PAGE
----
Pillar One
    Strategic Definition

    Pillar Two
    BIM Definition

    Pillar Four
    Technology Skills Design

    Pillar Five
    Technology Skills Technical Design

    Pillar Nine
    Handover

    Pillar Ten
    Asset Management

Pillar Six

Introduction to estimating and planning

Understanding the production and delivery of cost information The QS/cost manager needs to understand how a model, its attributes and other data will be created and conveyed at different stages of the project life. This will enable the QS/cost manager to make suitable adjustments to quantities, rates and other ancillary costs and modifications, at each… read more »

Understanding the role of the quantity surveyor in BIM

It is important to understand how the role of the quantity surveyor could change or adapt in the future; this is because the direction of the industry is still being defined and developed in line with UK standards level 2 and 3 principles of BIM. Henry Riley research took the approach to develop a number… read more »

Objects and naming conventions for a QS

Objects and naming conventions Rather than permitting object naming to follow the typical conventions of the particular design practice responsible, or even to follow the standard families systems in design packages such as AutodeskĀ® RevitĀ® software products, it is important to agree at project inception how model objects will be named to allow them to… read more »

Using Automatic Quantification Tools

Using BIM quantification tools This approach associates with the use of specialised Quantity TakeOff (QTO) software, e.g. Autodesk QTO, Vico Office, and Exactal CostX, that transfer the BIM models and their embedded information from BIM design tools into their system. Similar to the previous approach, these tools can support both the automated extraction and manual… read more »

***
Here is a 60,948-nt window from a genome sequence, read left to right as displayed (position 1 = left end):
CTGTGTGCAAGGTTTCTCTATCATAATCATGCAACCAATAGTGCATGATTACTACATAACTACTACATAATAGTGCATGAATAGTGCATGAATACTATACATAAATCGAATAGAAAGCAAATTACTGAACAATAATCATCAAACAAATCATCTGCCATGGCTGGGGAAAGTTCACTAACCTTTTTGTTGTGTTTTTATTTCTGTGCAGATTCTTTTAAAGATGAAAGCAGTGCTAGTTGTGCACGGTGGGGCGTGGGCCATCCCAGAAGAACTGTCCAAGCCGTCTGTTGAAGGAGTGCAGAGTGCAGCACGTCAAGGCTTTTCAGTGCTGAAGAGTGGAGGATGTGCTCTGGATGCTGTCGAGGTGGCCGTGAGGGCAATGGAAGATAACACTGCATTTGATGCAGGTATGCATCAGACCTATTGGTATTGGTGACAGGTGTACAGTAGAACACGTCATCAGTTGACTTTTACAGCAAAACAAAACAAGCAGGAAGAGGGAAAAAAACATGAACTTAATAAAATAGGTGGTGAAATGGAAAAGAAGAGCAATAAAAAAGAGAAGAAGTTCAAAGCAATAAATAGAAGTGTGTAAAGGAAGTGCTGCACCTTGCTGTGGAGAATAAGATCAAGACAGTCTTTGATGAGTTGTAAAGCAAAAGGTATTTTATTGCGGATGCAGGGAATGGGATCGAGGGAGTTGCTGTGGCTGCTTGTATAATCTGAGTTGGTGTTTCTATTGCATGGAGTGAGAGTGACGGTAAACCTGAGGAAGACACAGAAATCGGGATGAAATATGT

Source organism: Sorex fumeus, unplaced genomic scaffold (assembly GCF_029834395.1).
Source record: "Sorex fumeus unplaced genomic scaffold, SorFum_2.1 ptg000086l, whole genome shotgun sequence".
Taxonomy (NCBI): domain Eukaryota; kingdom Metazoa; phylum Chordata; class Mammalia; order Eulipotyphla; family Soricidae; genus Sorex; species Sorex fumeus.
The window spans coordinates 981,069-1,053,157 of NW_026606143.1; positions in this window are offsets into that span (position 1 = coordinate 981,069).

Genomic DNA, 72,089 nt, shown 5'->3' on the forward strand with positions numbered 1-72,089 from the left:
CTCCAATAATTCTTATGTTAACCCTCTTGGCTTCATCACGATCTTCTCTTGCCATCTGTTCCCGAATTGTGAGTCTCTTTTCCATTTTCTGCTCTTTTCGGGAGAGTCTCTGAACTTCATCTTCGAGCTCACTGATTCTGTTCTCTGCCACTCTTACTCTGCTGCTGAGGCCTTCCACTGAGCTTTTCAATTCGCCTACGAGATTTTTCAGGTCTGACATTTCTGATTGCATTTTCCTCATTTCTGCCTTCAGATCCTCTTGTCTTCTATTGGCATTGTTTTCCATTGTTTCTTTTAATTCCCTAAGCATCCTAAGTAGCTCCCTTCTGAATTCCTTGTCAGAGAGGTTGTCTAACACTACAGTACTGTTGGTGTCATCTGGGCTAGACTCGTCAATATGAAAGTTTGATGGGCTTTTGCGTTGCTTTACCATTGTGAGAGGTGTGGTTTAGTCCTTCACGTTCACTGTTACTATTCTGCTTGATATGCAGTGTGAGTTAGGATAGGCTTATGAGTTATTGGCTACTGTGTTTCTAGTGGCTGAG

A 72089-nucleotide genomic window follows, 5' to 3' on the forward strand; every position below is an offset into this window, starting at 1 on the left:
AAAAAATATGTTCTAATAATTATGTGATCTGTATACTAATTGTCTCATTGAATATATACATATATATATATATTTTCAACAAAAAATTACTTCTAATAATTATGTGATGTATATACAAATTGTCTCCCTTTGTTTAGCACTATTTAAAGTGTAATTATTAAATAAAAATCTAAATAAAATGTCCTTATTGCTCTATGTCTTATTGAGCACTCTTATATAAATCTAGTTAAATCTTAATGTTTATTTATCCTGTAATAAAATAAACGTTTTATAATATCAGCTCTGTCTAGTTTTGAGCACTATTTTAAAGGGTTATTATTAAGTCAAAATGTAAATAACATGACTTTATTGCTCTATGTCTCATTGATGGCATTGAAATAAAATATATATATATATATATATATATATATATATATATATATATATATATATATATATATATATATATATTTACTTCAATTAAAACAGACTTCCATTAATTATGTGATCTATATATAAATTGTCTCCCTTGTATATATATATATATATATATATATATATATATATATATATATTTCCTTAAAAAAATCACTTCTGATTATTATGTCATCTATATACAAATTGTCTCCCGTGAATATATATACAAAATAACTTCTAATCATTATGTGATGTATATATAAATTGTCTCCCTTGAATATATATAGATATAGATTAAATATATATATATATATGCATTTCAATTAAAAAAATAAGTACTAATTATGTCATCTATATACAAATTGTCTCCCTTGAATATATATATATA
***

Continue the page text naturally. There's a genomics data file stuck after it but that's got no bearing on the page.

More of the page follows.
BIM Object detail versus cost detail

Object detail versus cost detail An important aspect to consider is how the designed objects integrate with the required cost detail. Taking the example of a concrete slab, if the costing document being used simply provides a line item for a slab there is little point in modelling a detailed build-up of all associated elements…. read more »

Tender Inclusions

Within the tender documents issued, additional BIM outputs from the various models produced were included. While it did not seem prudent to burden the contractors with additional expense during a tender period where they were already required to interpret information in a form that they had not previously received, it was important to obtain as… read more »

Post-tender review

Mid-tender interview feedback Two clear themes were identified during the mid-tender interviews: use of the BIM model; and having the correct tools and technologies. During the interviews with the various contractors it became evident that the contractor base was struggling to view and understand the 3D models. Requests for PDFs and hard-copy print outs were… read more »

Elemental costing for design and construction

Cost plans are generally prepared by cost consultants (often quantity surveyors). They evolve through the life of the project, developing in detail and accuracy as more information becomes available about the nature of the design, and then actual prices are provided by specialist contractors, contractors and suppliers. They range from very early initial cost appraisals… read more »

Review on BIM Based Estimating Tools

The following seven criteria have been developed for the review on the selected BIM estimating tools. Model information exchange (Exchange) – file types or formats of BIM models that can be supported by the tools. This criterion investigates whether the software tools are capable of supporting the original Revit model directly or an exported model… read more »

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